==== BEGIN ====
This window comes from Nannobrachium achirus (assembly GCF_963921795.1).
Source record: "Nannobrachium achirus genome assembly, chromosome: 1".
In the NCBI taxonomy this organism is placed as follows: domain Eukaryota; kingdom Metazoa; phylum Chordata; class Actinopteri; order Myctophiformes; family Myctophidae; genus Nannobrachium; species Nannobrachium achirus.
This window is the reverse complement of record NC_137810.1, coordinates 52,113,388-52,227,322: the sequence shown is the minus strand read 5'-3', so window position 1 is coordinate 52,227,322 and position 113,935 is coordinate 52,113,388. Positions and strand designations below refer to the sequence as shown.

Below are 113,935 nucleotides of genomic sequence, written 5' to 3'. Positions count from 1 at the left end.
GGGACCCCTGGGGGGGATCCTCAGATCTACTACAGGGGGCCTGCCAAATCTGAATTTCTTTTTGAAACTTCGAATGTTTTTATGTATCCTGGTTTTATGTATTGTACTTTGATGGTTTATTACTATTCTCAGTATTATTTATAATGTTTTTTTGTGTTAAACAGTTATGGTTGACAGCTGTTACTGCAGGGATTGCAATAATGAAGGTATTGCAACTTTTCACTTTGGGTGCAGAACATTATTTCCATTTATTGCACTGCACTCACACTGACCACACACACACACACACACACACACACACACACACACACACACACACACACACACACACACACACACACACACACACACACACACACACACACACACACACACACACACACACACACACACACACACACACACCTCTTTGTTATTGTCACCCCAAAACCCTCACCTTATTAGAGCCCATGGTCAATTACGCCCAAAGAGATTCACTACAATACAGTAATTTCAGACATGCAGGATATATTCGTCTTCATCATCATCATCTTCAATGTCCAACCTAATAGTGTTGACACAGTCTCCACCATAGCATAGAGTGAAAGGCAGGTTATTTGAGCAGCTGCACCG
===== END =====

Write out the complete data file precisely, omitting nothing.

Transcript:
This window comes from Nannobrachium achirus (assembly GCF_963921795.1).
Source record: "Nannobrachium achirus genome assembly, chromosome: 1".
In the NCBI taxonomy this organism is placed as follows: domain Eukaryota; kingdom Metazoa; phylum Chordata; class Actinopteri; order Myctophiformes; family Myctophidae; genus Nannobrachium; species Nannobrachium achirus.
This window is the reverse complement of record NC_137810.1, coordinates 52,113,388-52,227,322: the sequence shown is the minus strand read 5'-3', so window position 1 is coordinate 52,227,322 and position 113,935 is coordinate 52,113,388. Positions and strand designations below refer to the sequence as shown.

Below are 113,935 nucleotides of genomic sequence, written 5' to 3'. Positions count from 1 at the left end.
GGGACCCCTGGGGGGGATCCTCAGATCTACTACAGGGGGCCTGCCAAATCTGAATTTCTTTTTGAAACTTCGAATGTTTTTATGTATCCTGGTTTTATGTATTGTACTTTGATGGTTTATTACTATTCTCAGTATTATTTATAATGTTTTTTTGTGTTAAACAGTTATGGTTGACAGCTGTTACTGCAGGGATTGCAATAATGAAGGTATTGCAACTTTTCACTTTGGGTGCAGAACATTATTTCCATTTATTGCACTGCACTCACACTGACCACACACACACACACACACACACACACACACACACACACACACACACACACACACACACACACACACACACACACACACACACACACACACACACACACACACACACACACACACACACACACACACACACACCTCTTTGTTATTGTCACCCCAAAACCCTCACCTTATTAGAGCCCATGGTCAATTACGCCCAAAGAGATTCACTACAATACAGTAATTTCAGACATGCAGGATATATTCGTCTTCATCATCATCATCTTCAATGTCCAACCTAATAGTGTTGACACAGTCTCCACCATAGCATAGAGTGAAAGGCAGGTTATTTGAGCAGCTGCACCG